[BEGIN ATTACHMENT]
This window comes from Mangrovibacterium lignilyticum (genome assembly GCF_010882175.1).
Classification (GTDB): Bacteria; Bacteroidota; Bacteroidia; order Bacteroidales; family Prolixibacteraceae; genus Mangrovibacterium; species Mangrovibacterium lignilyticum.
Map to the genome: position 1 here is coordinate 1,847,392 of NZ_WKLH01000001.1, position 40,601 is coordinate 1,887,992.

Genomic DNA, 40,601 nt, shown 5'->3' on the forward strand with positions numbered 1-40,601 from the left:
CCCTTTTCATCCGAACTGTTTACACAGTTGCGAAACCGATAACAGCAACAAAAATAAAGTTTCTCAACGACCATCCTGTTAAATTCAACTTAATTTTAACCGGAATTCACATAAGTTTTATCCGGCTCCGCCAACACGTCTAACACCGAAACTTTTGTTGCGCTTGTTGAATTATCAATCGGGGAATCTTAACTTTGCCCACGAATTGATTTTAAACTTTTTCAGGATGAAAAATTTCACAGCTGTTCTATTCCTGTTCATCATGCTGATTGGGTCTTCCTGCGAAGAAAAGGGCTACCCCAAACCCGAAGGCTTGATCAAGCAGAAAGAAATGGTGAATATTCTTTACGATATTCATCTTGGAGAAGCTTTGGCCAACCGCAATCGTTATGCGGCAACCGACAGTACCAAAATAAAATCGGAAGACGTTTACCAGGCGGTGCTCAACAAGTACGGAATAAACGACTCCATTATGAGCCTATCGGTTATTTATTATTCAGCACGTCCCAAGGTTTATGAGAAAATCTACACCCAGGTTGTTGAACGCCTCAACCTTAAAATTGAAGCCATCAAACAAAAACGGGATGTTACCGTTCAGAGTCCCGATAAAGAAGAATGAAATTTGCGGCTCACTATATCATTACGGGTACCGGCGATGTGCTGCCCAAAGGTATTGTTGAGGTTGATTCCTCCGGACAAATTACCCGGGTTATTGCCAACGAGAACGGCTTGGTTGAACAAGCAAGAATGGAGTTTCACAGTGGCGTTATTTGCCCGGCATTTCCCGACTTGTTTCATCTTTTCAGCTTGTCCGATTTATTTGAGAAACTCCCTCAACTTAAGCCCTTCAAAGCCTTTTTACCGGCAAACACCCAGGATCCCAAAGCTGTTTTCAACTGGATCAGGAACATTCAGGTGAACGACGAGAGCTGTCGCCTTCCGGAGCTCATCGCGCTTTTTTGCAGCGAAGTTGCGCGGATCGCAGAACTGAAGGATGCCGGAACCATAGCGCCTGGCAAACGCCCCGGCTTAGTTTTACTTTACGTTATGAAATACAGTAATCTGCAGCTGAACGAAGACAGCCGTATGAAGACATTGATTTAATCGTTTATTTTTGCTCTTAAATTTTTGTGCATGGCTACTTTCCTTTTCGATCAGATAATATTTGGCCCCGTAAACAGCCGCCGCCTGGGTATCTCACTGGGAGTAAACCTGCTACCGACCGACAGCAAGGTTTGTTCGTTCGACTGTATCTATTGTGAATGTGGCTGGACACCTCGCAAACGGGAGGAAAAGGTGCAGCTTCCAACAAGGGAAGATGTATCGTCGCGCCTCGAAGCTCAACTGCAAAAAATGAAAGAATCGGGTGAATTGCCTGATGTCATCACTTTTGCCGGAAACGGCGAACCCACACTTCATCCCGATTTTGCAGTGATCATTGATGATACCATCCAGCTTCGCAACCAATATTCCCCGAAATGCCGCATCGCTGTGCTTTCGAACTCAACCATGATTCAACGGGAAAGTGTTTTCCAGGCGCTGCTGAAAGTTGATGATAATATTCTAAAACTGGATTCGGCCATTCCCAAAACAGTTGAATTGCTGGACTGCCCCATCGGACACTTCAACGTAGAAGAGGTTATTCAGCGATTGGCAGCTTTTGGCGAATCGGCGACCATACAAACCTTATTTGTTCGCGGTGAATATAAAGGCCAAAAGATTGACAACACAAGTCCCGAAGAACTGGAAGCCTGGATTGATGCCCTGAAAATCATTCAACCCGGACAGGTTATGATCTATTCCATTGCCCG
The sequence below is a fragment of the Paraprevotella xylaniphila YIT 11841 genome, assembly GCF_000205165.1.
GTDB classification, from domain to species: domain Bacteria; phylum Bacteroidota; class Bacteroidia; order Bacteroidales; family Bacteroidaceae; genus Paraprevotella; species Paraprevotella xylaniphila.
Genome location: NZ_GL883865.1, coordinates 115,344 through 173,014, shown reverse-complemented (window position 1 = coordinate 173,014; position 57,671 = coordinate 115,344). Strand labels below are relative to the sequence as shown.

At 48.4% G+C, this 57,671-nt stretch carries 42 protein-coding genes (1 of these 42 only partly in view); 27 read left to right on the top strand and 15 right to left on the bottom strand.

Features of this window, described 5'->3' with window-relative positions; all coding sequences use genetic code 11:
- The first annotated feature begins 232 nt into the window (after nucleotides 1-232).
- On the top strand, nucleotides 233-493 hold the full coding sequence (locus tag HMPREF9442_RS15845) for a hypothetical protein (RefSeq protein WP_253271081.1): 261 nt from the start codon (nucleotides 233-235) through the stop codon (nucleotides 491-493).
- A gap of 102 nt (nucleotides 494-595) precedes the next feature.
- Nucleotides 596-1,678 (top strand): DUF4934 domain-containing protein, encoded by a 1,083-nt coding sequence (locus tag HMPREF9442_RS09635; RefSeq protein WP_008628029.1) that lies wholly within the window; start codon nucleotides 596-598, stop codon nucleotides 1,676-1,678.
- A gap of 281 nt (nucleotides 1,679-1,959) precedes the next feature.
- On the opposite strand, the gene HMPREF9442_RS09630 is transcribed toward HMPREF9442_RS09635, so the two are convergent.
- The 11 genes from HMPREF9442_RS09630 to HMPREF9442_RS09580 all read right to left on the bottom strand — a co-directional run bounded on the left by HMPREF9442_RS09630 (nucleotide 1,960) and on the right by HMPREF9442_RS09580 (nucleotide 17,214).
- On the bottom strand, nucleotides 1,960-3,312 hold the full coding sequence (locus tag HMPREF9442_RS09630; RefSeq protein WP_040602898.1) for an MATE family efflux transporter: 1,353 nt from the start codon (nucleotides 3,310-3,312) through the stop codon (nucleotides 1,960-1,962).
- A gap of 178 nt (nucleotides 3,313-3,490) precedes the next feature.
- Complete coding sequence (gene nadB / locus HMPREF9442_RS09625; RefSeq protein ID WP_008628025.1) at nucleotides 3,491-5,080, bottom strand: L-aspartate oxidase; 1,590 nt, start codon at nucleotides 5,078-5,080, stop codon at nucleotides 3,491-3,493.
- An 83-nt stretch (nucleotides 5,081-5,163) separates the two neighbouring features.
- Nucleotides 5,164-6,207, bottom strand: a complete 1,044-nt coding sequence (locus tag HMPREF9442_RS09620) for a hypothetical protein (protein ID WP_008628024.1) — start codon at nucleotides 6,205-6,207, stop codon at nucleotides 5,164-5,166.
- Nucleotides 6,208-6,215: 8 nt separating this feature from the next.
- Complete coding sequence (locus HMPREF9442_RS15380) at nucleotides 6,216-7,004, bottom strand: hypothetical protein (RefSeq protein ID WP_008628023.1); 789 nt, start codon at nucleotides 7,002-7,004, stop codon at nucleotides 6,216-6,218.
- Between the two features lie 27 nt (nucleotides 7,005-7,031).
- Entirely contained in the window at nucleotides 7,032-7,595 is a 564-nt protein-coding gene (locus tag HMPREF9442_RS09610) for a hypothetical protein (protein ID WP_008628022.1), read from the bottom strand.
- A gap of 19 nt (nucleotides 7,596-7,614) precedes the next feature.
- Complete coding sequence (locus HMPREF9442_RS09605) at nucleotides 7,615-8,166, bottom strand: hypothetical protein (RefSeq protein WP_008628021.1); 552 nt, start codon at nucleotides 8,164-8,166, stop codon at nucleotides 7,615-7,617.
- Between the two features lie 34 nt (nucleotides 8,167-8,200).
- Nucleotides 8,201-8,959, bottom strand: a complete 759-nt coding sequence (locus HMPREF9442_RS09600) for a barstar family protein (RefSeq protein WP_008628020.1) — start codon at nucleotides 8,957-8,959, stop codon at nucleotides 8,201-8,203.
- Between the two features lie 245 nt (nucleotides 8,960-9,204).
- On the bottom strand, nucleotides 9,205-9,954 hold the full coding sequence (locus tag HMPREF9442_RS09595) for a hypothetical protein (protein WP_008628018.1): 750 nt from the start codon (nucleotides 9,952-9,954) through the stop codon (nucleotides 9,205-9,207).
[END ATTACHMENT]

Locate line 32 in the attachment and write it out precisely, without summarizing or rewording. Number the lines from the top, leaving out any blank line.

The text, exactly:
- On the bottom strand, nucleotides 9,205-9,954 hold the full coding sequence (locus tag HMPREF9442_RS09595) for a hypothetical protein (protein WP_008628018.1): 750 nt from the start codon (nucleotides 9,952-9,954) through the stop codon (nucleotides 9,205-9,207).